by Randi Rashkover

Is there such a thing as Jewish theology? Frequently the claim is made that, unlike Christianity, Judaism is a tradition of deeds and maintains no strict theological tradition. Judaism's fundamental beliefs are inextricable from their halakhic observance (that set of laws revealed to Jews by God), embedded and presupposed by that way of life as it is lived and learned. But if this is so, what happens when the way of life is no longer practiced? It would seem to follow that the belief system would lose its life-world and its meaning.

I believe the above scenario provides an apt description of the situation of non-Orthodox Jews in the modern world as we know it in the West. From its beginnings, the modern period has challenged Jews to live less religiously observant or halakhically rigorous lives. Initially prompted by their desire to secure and maintain emancipation, Jews began to rewrite their prayers, sit men and women side by side in synagogue, grow familiar with the customs and cultures of other peoples. With the passage of time, many Jews continued this departure from a strict halakhic life, but now not only to secure their political status, but because they disagreed with much of what their grandparents accepted as truth and felt more comfortable with new ways. Liberal Jews began to use electricity on Shabbas, eat non-kosher food outside the home, ordain women as rabbis.

The purpose of this essay is not to judge the warrant for these changes. Rather, it is to acknowledge the situation that most contemporary, liberal Jews face because of them. The more Jews alter the halakhic system, the more they dismantle the theological beliefs embedded within it. Simply put, without the halakhic system, Jews lose their point of entry to understanding the Jewish God. Modern, liberal Jewry is, I believe, experiencing a theological crisis.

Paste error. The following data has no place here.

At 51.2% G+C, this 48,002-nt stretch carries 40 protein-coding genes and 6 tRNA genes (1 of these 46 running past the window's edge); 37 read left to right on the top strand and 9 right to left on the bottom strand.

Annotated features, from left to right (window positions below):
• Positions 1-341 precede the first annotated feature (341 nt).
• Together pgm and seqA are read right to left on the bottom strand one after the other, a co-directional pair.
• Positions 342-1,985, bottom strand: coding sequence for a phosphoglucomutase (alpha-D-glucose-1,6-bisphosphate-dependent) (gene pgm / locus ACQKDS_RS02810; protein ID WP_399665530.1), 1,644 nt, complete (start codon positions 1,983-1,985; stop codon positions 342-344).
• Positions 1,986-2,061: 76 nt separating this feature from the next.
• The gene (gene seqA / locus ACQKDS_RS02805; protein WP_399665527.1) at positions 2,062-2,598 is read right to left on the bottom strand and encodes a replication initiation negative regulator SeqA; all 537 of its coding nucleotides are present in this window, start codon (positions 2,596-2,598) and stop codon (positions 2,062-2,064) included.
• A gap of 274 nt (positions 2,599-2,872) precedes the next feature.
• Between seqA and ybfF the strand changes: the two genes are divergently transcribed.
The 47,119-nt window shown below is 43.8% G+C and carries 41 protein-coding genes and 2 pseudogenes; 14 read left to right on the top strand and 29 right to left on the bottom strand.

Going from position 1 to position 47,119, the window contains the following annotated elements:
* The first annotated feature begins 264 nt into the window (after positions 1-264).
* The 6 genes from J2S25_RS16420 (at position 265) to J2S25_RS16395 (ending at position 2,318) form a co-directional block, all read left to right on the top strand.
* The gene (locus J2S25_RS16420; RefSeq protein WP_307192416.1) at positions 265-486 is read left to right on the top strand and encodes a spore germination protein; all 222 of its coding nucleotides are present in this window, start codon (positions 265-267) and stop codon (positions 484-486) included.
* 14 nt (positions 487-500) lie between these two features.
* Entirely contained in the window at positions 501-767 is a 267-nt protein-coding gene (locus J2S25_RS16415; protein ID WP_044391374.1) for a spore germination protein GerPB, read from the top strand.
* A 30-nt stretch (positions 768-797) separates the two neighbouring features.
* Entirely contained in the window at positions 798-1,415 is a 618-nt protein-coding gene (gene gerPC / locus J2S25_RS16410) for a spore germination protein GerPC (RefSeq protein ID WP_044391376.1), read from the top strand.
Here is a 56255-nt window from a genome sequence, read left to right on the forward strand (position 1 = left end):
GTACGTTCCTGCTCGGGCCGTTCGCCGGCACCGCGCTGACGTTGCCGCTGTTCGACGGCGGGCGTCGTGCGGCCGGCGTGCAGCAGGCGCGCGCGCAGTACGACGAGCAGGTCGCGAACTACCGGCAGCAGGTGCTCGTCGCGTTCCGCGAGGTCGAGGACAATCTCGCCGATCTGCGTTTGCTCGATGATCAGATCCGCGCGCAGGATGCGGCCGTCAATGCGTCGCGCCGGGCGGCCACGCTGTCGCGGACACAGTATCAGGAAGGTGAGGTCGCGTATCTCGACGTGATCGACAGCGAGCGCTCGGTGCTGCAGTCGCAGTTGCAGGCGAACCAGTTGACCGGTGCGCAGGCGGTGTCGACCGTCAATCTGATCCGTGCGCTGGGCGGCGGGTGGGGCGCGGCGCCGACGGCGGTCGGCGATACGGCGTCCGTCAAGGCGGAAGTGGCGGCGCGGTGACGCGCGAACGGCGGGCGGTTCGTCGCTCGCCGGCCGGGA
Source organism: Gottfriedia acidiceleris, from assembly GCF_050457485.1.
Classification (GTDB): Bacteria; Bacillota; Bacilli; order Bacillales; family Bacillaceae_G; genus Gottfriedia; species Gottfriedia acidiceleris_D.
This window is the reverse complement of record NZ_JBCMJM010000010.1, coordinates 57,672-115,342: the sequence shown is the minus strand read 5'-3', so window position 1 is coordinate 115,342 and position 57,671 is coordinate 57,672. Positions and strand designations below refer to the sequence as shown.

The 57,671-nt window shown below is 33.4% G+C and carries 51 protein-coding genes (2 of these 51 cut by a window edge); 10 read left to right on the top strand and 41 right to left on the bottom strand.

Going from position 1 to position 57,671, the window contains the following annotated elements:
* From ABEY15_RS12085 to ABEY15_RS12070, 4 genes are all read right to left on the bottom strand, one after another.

By claiming that modern, liberal Jewry is experiencing a theological crisis, I am not suggesting that only a return to a halakhic lifestyle can refamiliarize Jews with the Jewish God. What I am suggesting is that liberal Jews need new ways to learn and think about Judaism's position on God, revelation, election, free will, sin, the afterlife, and many other topics. Without new avenues of theological work, liberal Jews will remain committed to Judaism, but for cultural and political reasons only. They will lose the sense of Judaism as a fundamentally theological tradition.

Feminist scholars have often voiced this very same critique. For them, the problem appears when liberal Jewish denominations vacillate back and forth with respect to their willingness to meet feminist challenges. Feminists identify this vacillation as a product of theological disorientation. The liberal denominations do not know where they stand on the issues of God, law, revelation, autonomy, etc. Consequently, while their efforts to accommodate Jewish feminists reflect the best intentions, they are ultimately groundless and inconsistent. Susannah Heschel voices this critique as a more general criticism in her On Being a Jewish Feminist (Schocken Books, 1995) where she says, "It is not feminism which poses the threat to Judaism, but the denominations' own inability to come to terms with the challenges posed by modernity; the threat lies in their own inability to develop constructive theological positions which can respond to modernity's challenges -- including feminism" (xlix).

New work in Jewish theology cannot be expected to provide definite answers. Rather, new Jewish theological work must be exploratory. The greatest loss in contemporary Judaism is the inability to recogn